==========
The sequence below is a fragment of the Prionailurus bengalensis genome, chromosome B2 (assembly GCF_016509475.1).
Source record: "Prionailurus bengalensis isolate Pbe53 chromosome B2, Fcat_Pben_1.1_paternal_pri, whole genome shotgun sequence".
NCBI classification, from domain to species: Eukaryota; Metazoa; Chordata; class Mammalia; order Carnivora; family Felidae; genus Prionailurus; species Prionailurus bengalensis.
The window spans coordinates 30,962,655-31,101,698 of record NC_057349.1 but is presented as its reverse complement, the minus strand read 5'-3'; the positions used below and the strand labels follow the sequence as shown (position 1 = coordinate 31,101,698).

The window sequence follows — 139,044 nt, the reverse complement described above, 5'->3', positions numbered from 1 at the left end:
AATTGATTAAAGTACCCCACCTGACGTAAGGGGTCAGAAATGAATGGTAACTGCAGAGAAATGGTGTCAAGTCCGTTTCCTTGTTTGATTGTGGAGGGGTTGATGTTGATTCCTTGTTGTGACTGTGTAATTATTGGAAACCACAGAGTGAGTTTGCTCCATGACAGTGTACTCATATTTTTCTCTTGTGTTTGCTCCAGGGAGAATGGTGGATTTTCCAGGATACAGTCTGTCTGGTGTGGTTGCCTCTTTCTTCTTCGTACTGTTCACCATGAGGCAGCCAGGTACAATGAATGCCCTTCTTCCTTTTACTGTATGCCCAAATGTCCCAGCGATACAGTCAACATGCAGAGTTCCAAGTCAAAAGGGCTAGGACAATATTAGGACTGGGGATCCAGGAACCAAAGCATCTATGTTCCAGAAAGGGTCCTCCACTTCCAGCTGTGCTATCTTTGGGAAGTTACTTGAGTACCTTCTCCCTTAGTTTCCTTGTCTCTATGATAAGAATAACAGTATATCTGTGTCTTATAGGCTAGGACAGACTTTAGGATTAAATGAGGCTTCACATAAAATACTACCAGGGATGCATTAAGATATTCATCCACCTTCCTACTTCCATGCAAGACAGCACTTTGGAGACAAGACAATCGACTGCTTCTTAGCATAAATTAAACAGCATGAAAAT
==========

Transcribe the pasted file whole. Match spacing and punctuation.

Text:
The sequence below is a fragment of the Prionailurus bengalensis genome, chromosome B2 (assembly GCF_016509475.1).
Source record: "Prionailurus bengalensis isolate Pbe53 chromosome B2, Fcat_Pben_1.1_paternal_pri, whole genome shotgun sequence".
NCBI classification, from domain to species: Eukaryota; Metazoa; Chordata; class Mammalia; order Carnivora; family Felidae; genus Prionailurus; species Prionailurus bengalensis.
The window spans coordinates 30,962,655-31,101,698 of record NC_057349.1 but is presented as its reverse complement, the minus strand read 5'-3'; the positions used below and the strand labels follow the sequence as shown (position 1 = coordinate 31,101,698).

The window sequence follows — 139,044 nt, the reverse complement described above, 5'->3', positions numbered from 1 at the left end:
AATTGATTAAAGTACCCCACCTGACGTAAGGGGTCAGAAATGAATGGTAACTGCAGAGAAATGGTGTCAAGTCCGTTTCCTTGTTTGATTGTGGAGGGGTTGATGTTGATTCCTTGTTGTGACTGTGTAATTATTGGAAACCACAGAGTGAGTTTGCTCCATGACAGTGTACTCATATTTTTCTCTTGTGTTTGCTCCAGGGAGAATGGTGGATTTTCCAGGATACAGTCTGTCTGGTGTGGTTGCCTCTTTCTTCTTCGTACTGTTCACCATGAGGCAGCCAGGTACAATGAATGCCCTTCTTCCTTTTACTGTATGCCCAAATGTCCCAGCGATACAGTCAACATGCAGAGTTCCAAGTCAAAAGGGCTAGGACAATATTAGGACTGGGGATCCAGGAACCAAAGCATCTATGTTCCAGAAAGGGTCCTCCACTTCCAGCTGTGCTATCTTTGGGAAGTTACTTGAGTACCTTCTCCCTTAGTTTCCTTGTCTCTATGATAAGAATAACAGTATATCTGTGTCTTATAGGCTAGGACAGACTTTAGGATTAAATGAGGCTTCACATAAAATACTACCAGGGATGCATTAAGATATTCATCCACCTTCCTACTTCCATGCAAGACAGCACTTTGGAGACAAGACAATCGACTGCTTCTTAGCATAAATTAAACAGCATGAAAAT